Wayne State University announced Monday the opening of a new center focused on the study of infectious diseases and strategies to combat future pandemics. The Center for Emerging and Infectious Diseases will enhance training and research in the field of public health. The center is not a physical building but a collection of doctors, researchers and professors at the Detroit-based university. "The COVID-19 pandemic has dramatically altered local, state and national mindsets toward infectious disease threats, including pandemic diseases," Dr. Mark Schweitzer, dean of Wayne State's School of Medicine and vice president of health affairs for the university, said in a news release. "The pandemic revealed deep and broad gaps in our clinical and public health infrastructure that responds to pandemics. "In line with the mission of WSU to support urban communities at risk for health disparities, the center will have the expertise and capacity to support and collaborate with neighborhoods, hospitals and public health agencies to deliver state-of-the-art diagnostics, treatments and preventive strategies for the benefit of all residents in Detroit and other communities." Work done at the center will focus on vaccine development, clinical vaccine evaluational, deployment strategies for the vaccine in underserved populations and research on pandemic mitigation efforts. Directors of the new center include: Dr. Teena Chopra, professor of medicine in the division of infectious diseases; Dr. Paul Kilgore, associate professor of pharmacy practice; Dr. Marcus Zervos, head of infectious diseases division for Henry Ford Health System, professor of medicine and assistant dean of WSU Global Affairs. Key faculty include Dr. Phillip Levy, professor of emergency medicine and assistant vice president of translational science and clinical research at WSU, and Matthew Seeger, professor of communication.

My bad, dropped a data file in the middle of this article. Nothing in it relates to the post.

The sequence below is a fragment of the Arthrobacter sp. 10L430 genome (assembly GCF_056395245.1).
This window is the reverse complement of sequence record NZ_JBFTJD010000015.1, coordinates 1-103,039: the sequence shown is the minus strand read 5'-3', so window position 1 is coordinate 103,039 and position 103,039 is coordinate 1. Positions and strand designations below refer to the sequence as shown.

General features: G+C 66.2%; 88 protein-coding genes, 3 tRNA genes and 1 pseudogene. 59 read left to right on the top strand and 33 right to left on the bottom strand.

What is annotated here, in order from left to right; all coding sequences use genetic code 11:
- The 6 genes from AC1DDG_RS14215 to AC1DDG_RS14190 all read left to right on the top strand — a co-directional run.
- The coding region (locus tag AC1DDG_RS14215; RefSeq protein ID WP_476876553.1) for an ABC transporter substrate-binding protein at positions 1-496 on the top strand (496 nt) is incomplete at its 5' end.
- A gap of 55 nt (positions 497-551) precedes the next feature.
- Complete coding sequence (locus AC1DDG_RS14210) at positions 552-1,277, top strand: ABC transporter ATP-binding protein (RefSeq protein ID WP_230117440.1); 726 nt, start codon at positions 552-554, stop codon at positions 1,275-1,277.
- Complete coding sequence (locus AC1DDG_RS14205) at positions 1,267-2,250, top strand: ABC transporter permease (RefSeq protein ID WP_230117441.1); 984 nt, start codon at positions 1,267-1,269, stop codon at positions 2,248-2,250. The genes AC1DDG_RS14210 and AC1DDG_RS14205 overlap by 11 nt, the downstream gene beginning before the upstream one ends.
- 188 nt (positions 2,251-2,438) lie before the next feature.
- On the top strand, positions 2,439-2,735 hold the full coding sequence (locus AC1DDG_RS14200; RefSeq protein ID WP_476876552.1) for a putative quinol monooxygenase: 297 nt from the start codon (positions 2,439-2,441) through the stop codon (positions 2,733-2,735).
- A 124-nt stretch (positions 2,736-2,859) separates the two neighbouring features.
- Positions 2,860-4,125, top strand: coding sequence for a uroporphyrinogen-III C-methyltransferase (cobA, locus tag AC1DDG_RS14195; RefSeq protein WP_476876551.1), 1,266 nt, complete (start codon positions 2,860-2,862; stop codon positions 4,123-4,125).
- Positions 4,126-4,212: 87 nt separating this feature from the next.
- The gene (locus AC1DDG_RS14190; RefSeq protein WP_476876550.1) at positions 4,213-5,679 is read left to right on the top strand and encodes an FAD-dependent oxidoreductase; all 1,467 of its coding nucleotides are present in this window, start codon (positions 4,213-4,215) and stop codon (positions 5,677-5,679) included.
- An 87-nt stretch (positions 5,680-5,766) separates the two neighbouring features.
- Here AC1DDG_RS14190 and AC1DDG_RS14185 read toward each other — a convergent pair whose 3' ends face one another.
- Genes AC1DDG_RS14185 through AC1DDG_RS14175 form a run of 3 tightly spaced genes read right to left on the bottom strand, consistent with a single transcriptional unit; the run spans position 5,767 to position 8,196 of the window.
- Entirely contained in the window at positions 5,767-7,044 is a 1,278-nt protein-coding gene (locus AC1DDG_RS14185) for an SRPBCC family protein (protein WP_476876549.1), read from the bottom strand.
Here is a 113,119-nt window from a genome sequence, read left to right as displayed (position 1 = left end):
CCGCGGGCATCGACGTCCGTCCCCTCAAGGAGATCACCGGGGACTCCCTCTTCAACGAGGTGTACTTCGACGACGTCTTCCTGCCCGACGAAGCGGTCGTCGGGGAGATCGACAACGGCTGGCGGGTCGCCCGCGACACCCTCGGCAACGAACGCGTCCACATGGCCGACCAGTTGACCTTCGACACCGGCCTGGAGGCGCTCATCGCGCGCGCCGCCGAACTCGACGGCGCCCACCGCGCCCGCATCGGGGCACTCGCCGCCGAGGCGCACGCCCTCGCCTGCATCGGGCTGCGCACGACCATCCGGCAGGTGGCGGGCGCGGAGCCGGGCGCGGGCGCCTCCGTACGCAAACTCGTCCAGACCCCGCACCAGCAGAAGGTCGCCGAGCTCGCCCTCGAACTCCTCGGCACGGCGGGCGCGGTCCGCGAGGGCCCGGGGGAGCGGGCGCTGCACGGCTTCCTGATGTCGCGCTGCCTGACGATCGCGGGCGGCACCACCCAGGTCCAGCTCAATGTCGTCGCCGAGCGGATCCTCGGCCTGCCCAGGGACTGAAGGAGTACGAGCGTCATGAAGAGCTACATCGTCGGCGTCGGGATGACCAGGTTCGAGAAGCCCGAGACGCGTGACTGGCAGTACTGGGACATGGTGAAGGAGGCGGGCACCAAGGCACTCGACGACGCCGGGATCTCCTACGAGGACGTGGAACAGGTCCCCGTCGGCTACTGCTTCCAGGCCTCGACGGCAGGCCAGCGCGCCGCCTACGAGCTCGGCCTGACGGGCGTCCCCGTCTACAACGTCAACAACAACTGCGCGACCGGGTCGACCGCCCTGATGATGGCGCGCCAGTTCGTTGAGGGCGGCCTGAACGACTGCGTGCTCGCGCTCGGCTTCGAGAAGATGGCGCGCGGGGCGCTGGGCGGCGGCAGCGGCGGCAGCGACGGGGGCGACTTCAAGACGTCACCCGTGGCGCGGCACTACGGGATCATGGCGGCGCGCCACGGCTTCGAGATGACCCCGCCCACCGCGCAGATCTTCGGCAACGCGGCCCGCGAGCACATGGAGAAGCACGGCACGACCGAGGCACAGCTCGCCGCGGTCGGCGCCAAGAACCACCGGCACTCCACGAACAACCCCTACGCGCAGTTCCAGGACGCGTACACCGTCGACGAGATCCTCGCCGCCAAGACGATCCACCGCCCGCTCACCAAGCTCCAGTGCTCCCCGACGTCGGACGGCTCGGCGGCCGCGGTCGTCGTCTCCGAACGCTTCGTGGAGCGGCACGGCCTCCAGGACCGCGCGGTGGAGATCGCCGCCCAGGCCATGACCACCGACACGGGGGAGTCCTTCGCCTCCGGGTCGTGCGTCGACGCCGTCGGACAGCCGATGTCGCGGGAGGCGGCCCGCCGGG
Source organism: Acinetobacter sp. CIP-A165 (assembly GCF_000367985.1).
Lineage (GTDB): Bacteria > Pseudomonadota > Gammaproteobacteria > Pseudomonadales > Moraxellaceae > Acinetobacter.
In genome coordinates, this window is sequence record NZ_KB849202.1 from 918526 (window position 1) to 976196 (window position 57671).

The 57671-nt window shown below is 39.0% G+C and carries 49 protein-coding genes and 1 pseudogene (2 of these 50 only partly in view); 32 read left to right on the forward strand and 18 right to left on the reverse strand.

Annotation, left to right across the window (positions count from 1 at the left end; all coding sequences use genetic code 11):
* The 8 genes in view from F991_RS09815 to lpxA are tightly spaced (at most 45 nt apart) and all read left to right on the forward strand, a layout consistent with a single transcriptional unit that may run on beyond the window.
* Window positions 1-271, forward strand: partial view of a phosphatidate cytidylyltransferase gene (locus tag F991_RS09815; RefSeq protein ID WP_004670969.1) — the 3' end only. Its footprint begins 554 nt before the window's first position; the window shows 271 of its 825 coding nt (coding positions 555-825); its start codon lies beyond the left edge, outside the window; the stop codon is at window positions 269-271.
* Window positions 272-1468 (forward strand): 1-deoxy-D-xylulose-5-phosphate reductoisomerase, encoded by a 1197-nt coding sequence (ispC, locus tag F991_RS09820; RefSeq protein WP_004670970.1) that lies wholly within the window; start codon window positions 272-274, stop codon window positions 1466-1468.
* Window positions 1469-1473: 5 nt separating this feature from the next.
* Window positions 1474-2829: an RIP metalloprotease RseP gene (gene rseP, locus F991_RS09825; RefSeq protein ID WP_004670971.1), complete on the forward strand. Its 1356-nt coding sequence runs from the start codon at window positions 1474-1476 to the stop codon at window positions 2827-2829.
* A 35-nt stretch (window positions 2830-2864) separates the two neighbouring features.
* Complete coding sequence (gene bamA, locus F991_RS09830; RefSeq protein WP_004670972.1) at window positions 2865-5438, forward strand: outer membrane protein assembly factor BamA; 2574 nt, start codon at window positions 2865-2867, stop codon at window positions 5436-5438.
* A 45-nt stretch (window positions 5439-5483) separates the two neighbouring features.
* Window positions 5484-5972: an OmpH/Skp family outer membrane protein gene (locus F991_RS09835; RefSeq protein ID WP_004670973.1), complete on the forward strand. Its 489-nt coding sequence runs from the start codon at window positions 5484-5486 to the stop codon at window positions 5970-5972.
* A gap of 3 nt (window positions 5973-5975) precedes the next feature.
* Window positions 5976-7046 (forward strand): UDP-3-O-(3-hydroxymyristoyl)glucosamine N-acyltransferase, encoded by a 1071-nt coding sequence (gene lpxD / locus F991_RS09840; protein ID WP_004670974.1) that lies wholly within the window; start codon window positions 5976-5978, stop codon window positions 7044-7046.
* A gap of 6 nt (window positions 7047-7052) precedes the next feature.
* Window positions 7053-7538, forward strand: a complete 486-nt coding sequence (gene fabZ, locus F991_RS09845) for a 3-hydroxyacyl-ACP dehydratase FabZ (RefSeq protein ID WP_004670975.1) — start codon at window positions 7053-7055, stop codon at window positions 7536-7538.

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How fear of government surveillance influences our behavior

People steer away from talking about policy issues publicly or even among family and friends when they think their attitudes aren’t widely shared. This inclination is known as the spiral of silence. Knowledge of government monitoring influences online expression, especially if users think their opinions conflict with that of the majority, according to a study by journalism professor Elizabeth Stoycheff at Wayne state University. Stoycheff asked 225 participants to fill out a survey about how they get their news, and about their views on surveillance. She showed them a fake Facebook page that reported on renewed U.S. airstrikes against ISIS terrorists in Iraq. Its tone was neutral. Participants were asked if they’d be willing to express their opinion on the airstrikes, by liking, forwarding, or commenting on the page. Half received several reminders that although the answers were confidential, there was no guarantee that the NSA would not be monitoring them. Afterward, participants were questioned about their opinions of airstrikes and what they believed most Americans thought about them. They were also asked questions about the legitimacy of online surveillance by government agencies. Their answers were consistent with the spiral-of-silence effect. The more their personal opinions diverged from perceived mainstream opinion, the less participants were willing to express their views. The effect was strongest in participants who believed that they might be monitored and that online surveillance was taking place: they answered in a more conformist way and engaged in self-censorship.